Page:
Coyote Report. “A pack of coyotes has been causing a massive evening opera outside our place for the last five days. I am very careful not to let my dog outside alone. You may want to put something in your updates warning pet owners to be on the alert.”
Wednesday Port Meeting. Residents are encouraged to attend the Port of Illahee meetings which are held at the Port of Brownsville’s Annex (until the Illahee Store can be acquired). On the agenda is the Port’s lawyer, Ken Bagwell, presenting actions needed to acquire the Illahee Store. Also on the agenda is the possible changing of the meeting time (currently 5 pm) to allow more workers and commuters to attend.”
Huckleberries. We came across someone eating huckleberries while walking their dog in the Illahee Preserve, as there were still berries like these in some areas.
Homeless Camps. In spite of close monitoring, homeless camps keep showing up in the Preserve. It doesn’t take long for an area to be trashed, requiring volunteers to clean up the garbage. Five camps were recently found and posted with a notice to vacate, in this case by a deputy and Preserve Stewards. They are given time to pack up and leave, but nearly always leave a big mess, like these in the photos.
Wetland Map. In past Updates mention was made of an ongoing 10 year wetland struggle. The wetland was finally delineated this fall and a preliminary map prepared which shows a much larger wetland complex (over 2 acres) than the small less than half acre wetland that was presented during the first hearing in 2007, which is why the appeal was filed. More on this in a later Update when the stream data is added.
Timbers Edge II. A month ago emails/letters were requested from residents and Preserve users showing support for acquiring the Timbers Edge II property (the former Avery Homestead) for a southeast entrance to the Illahee Preserve. Those letters of support appear to be efficacious as discussions are looking positive for a possible purchase. Approximately $400,000 will still need to be raised with grants being a partial possibility, property trades, and community contributions.
Major Contributions Needed. Many give gifts this time of year and the Illahee Forest Preserve is a 501.c.3 non-profit established to support the Preserve. Contributions can be made through the Kitsap Community Foundation to the Lost Continent/Timbers Edge Fund, P.O. Box 3670, Silverdale, WA 98383 or directly to the Illahee Forest Preserve, Jon Buesch, Treasurer, 6253 East Blvd, Bremerton, WA 98311.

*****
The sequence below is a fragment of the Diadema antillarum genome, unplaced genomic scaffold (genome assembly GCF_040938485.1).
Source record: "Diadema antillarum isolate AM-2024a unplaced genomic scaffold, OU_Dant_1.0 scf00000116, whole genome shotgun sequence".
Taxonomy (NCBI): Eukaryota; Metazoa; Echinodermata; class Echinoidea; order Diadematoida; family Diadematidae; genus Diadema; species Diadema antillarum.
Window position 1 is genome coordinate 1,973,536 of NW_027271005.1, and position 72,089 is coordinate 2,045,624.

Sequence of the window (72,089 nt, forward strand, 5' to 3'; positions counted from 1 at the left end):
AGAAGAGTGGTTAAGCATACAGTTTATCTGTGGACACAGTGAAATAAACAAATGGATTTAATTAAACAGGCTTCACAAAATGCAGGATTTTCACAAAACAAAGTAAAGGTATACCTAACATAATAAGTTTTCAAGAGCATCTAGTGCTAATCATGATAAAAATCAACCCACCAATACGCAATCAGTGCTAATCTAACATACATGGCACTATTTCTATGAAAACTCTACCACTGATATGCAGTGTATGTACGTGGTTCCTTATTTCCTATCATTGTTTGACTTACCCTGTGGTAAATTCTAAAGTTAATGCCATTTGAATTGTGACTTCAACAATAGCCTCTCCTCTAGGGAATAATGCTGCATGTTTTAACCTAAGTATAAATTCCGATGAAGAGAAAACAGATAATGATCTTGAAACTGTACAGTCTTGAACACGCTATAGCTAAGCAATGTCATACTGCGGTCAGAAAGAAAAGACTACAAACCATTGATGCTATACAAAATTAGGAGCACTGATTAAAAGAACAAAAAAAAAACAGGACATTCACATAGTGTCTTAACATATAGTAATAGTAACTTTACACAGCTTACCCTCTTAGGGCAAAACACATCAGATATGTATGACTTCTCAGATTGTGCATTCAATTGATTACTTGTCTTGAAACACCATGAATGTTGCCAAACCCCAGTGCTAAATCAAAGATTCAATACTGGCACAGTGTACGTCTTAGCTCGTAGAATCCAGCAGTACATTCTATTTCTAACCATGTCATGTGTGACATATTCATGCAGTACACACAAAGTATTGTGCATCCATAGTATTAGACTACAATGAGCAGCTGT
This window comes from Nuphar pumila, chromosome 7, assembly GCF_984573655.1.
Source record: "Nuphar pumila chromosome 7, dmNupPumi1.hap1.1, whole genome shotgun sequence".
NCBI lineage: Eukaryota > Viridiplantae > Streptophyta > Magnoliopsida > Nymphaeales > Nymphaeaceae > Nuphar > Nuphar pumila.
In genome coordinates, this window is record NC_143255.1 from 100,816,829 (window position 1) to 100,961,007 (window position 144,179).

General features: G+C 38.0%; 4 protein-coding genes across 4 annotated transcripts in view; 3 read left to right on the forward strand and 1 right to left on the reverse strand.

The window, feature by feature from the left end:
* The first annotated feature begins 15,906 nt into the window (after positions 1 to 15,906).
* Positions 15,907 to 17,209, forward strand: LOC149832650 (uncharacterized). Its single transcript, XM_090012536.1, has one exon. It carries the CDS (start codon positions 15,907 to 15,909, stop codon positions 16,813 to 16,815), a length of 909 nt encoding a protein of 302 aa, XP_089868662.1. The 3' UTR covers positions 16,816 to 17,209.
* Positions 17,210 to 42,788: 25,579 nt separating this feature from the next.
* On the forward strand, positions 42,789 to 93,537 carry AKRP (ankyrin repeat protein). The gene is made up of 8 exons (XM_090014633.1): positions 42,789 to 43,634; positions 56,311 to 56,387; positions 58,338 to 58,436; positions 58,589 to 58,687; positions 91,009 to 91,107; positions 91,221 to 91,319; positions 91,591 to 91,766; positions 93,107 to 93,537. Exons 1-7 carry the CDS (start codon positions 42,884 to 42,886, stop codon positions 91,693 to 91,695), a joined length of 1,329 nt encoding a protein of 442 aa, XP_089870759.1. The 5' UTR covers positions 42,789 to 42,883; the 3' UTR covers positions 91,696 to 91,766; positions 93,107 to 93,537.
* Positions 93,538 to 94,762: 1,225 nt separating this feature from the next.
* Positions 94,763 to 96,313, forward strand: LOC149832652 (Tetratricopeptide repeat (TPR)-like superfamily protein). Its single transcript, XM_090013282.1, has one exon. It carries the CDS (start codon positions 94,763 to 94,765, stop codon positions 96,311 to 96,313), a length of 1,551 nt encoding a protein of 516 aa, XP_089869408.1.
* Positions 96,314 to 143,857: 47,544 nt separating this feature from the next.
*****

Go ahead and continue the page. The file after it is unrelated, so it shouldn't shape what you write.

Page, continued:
Tax Deductions & RMDs. Gifts qualify for tax deductions to the amount allowed by law. Also, for those over 70 who need to take Required Minimum Distributions (RMDs) gifts can be given directly to non-profits so they aren’t taxed as income.
Does the Preserve Need Financial Help? The answer is YES! Property purchases are very expensive, as are wetland battles involving lawyers and experts (reported to be nearly $20,000 this year alone). The initial Timbers Edge purchase was $565,000 and the community contributed $130,000 in 2015. A few faithful contributors are keeping the non-profit in the black, but more financial support is currently needed. Acquisition progress is shown on the slide below.
RCO Visit. A week ago the Preserve was visited by the state Recreation and Conservation Office (RCO) representative for Kitsap County. The visit involved looking at the various properties around the Preserve that have been identified for a possible purchase. The grant cycle is every two years with 2018 the next one and the Preserve will be applying for an acquisition grant for this cycle, using the earlier Timbers Edge purchase amount to meet the 50% grant match requirement.
Preserve Meeting. The Preserve Stewards meet monthly the third Tuesday of the month at 6:30 pm at the Kitsap Pavilion meeting room, which will be December 19th. Everyone is welcome. Find out how the Preserve Stewards are taking care of this amazing forested treasure located in our backyard. If questions, respond to this email.